Buying Land For Hobby Farming 101

Whether or not you consider yourself a green thumb, it isn’t too difficult to start your own hobby farm. Technically, all you need is an ample amount of land, a decent amount of farming knowledge – which you can acquire from experienced farmers and the Internet – and plenty of time and patience. However, if you don’t already have the land, you’ll need to find a good property to purchase with soil that is ideal for farming. A qualified land agent can help you with this task.

What is a Hobby Farm?

A hobby farm can be quite large — the USDA considers a small farm anything that is 179 acres or less. Additionally, while you can certainly sell some of the products from your farm, a hobby farm is not meant to provide you your main source of income. Essentially, the farm is run for your own pleasure, and can go a long way towards setting you up for a self-sustaining future.

It is important to note that a hobby farm is much different than a vegetable garden in someone’s yard. You will need to devote time and effort to keeping your farm operating, as well as considerable expense to purchase the land, equipment, and resources you need to get the farm up and running.

hobby farm kid with goat

Benefits of Hobby Farming

Hobby farms are growing in popularity as more and more people realize the benefits and seek to move away from crowded cities after experiencing the challenges of the pandemic. Here are some of the ways you may benefit from having a hobby farm:

Health Benefits

With a steady crop of healthy vegetables and animal products, you and your family will be able to eat healthier throughout the year. You can choose to make your food as healthy as possible by growing only organic crops.

Hobby farming is also hard work at times, and you’ll be sure to get plenty of exercise working on your farm, another health benefit.

Lastly, gardening and farming have always proven to be great activities for stress relief and relaxation, improving mental health as well.

Social Benefits

Aside from gaining a new network of friends who are also involved with hobby farming, you can interact more with the local community by setting up a stand at local farmer’s markets. A local farmer’s market can be a good source of extra income, and you’ll also likely gain a few steady customers that become friends as well. If setting up shop at a farmer’s market isn’t for you, you can also donate extra food to a local food bank.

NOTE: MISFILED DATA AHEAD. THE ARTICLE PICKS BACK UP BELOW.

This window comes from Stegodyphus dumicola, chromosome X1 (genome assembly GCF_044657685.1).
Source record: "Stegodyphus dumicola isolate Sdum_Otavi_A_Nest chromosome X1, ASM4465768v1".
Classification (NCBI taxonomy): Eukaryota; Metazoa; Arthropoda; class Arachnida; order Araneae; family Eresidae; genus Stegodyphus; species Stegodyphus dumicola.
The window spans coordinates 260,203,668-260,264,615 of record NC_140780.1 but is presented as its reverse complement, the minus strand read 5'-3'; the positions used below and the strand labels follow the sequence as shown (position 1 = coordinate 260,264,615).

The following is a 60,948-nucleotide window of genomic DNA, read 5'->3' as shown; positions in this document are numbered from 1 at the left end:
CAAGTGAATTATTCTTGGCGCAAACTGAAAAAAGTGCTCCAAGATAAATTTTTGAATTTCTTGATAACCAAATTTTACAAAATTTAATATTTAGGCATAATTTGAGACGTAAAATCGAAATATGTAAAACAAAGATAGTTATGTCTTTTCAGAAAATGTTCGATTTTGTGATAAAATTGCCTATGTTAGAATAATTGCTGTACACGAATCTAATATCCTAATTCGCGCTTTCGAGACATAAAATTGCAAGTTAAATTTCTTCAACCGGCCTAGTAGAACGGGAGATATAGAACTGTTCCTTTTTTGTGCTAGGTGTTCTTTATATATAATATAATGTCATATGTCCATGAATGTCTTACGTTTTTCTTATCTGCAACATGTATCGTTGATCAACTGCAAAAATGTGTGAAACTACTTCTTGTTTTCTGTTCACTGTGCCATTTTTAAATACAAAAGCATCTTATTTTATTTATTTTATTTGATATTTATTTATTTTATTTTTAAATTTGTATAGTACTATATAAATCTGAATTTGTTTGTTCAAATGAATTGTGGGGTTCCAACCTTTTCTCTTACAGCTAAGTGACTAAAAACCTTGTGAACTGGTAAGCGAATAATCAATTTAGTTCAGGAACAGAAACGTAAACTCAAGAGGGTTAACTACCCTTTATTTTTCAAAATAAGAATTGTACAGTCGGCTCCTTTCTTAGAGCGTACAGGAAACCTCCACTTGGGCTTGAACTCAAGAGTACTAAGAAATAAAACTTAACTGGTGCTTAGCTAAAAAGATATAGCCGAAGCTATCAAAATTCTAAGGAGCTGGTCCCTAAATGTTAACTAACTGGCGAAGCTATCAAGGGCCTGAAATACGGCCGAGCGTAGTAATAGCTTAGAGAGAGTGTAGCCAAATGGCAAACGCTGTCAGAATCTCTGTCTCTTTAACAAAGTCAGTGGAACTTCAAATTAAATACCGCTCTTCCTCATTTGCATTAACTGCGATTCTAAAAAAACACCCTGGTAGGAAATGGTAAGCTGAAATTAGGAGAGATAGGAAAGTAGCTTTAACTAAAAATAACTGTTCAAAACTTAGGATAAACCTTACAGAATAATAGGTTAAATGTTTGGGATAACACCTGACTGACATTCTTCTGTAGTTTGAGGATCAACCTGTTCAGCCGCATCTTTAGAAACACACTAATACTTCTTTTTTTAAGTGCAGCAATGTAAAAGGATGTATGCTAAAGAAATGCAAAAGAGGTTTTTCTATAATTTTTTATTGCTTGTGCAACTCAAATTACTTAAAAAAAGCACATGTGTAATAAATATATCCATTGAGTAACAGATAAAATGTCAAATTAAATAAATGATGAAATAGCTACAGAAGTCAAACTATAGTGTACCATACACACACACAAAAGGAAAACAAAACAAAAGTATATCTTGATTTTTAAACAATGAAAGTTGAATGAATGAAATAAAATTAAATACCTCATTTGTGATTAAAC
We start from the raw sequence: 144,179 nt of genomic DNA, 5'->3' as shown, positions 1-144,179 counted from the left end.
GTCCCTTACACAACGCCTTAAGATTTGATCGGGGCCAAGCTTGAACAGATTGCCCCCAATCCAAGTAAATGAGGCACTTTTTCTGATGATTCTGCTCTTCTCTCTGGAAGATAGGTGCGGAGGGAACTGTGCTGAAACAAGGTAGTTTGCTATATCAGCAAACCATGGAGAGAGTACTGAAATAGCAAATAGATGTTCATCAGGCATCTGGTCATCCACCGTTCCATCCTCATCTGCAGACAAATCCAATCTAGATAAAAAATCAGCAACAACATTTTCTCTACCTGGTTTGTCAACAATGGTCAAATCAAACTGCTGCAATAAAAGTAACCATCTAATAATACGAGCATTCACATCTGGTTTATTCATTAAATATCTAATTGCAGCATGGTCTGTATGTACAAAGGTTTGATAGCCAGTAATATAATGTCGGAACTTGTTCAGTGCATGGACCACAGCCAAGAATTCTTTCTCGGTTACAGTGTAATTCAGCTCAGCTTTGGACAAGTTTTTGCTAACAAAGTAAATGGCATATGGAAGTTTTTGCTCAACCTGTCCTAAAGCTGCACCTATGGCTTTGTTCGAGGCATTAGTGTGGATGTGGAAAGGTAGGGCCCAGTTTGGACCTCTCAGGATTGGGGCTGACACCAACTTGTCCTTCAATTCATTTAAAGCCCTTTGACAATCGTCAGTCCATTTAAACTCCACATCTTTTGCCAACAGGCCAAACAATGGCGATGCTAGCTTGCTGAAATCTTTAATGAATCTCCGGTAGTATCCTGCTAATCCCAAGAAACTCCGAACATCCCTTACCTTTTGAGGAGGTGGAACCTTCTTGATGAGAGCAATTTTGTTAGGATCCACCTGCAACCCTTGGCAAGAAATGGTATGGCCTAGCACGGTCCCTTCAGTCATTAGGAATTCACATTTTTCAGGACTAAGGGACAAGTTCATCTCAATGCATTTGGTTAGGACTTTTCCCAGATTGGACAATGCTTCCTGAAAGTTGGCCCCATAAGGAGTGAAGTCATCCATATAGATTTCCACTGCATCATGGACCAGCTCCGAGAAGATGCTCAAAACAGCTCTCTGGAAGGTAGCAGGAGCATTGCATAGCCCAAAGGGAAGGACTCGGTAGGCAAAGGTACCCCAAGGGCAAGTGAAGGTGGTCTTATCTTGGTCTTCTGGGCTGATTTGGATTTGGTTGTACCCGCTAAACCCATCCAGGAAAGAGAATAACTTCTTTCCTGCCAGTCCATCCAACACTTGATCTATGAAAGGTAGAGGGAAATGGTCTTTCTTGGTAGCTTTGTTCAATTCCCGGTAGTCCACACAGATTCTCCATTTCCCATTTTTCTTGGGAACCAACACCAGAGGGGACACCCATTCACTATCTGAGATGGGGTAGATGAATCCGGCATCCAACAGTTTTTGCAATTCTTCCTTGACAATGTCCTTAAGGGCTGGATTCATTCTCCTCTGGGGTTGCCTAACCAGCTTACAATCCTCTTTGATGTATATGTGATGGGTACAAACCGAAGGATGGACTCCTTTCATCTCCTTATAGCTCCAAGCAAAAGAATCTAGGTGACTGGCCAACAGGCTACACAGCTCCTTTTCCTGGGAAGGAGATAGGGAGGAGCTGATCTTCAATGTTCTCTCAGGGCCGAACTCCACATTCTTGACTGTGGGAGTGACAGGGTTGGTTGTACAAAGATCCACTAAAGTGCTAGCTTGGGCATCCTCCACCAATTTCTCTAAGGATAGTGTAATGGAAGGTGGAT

Self-Sustaining Life and Agriculture

In addition to becoming more self-sufficient and less reliant on purchasing food thanks to a sustainable food supply, hobby farming is also great for the environment. And, it will help you save a significant amount of money as well once you are producing steady crops, as the more food you grow for yourself, the less you need to spend at the grocery store.

hobby farm produce

How Do I Start Hobby Farming?

The first thing you need to decide is what type of livestock you’ll want to have on your farm and/or what crops you’ll want to grow. Will you have chickens, cows, pigs, goats, or honeybees? Fruit trees and bushes? Herbs and vegetables that grow throughout the different seasons? Perhaps a combination of all of the above!

Once you decide what you want, the next step is choosing a parcel of land that is suitable for your needs. Your best source for purchasing viable farmland is to speak with a qualified real estate agent that has sufficient experience in finding and selling land, not just houses or buildings.

A qualified real estate agent with land experience can help you find a parcel of land with good soil health, and will also be able to help you learn about zoning laws, which can regulate what the land can be used for and whether you would be allowed to have livestock on the land.

Depending on what type of farming you plan on doing, you’ll also need to research what tools and equipment you will need, whether you need to design an irrigation system, and where you can acquire food for any animals you might have.

Before you jump into hobby farming, see how all of the above works with your budget. You may find that you will need to scale back your ambition if the cost of what you want exceeds your current available budget.

It is important to note that purchasing land is different than purchasing a house. A land loan often has higher interest rates and down payments, and must be paid back within 3-5 years. Speak to a qualified land agent to learn more about purchasing land to be used for farming purposes so that you can make an informed decision.

Happy hobby farming!

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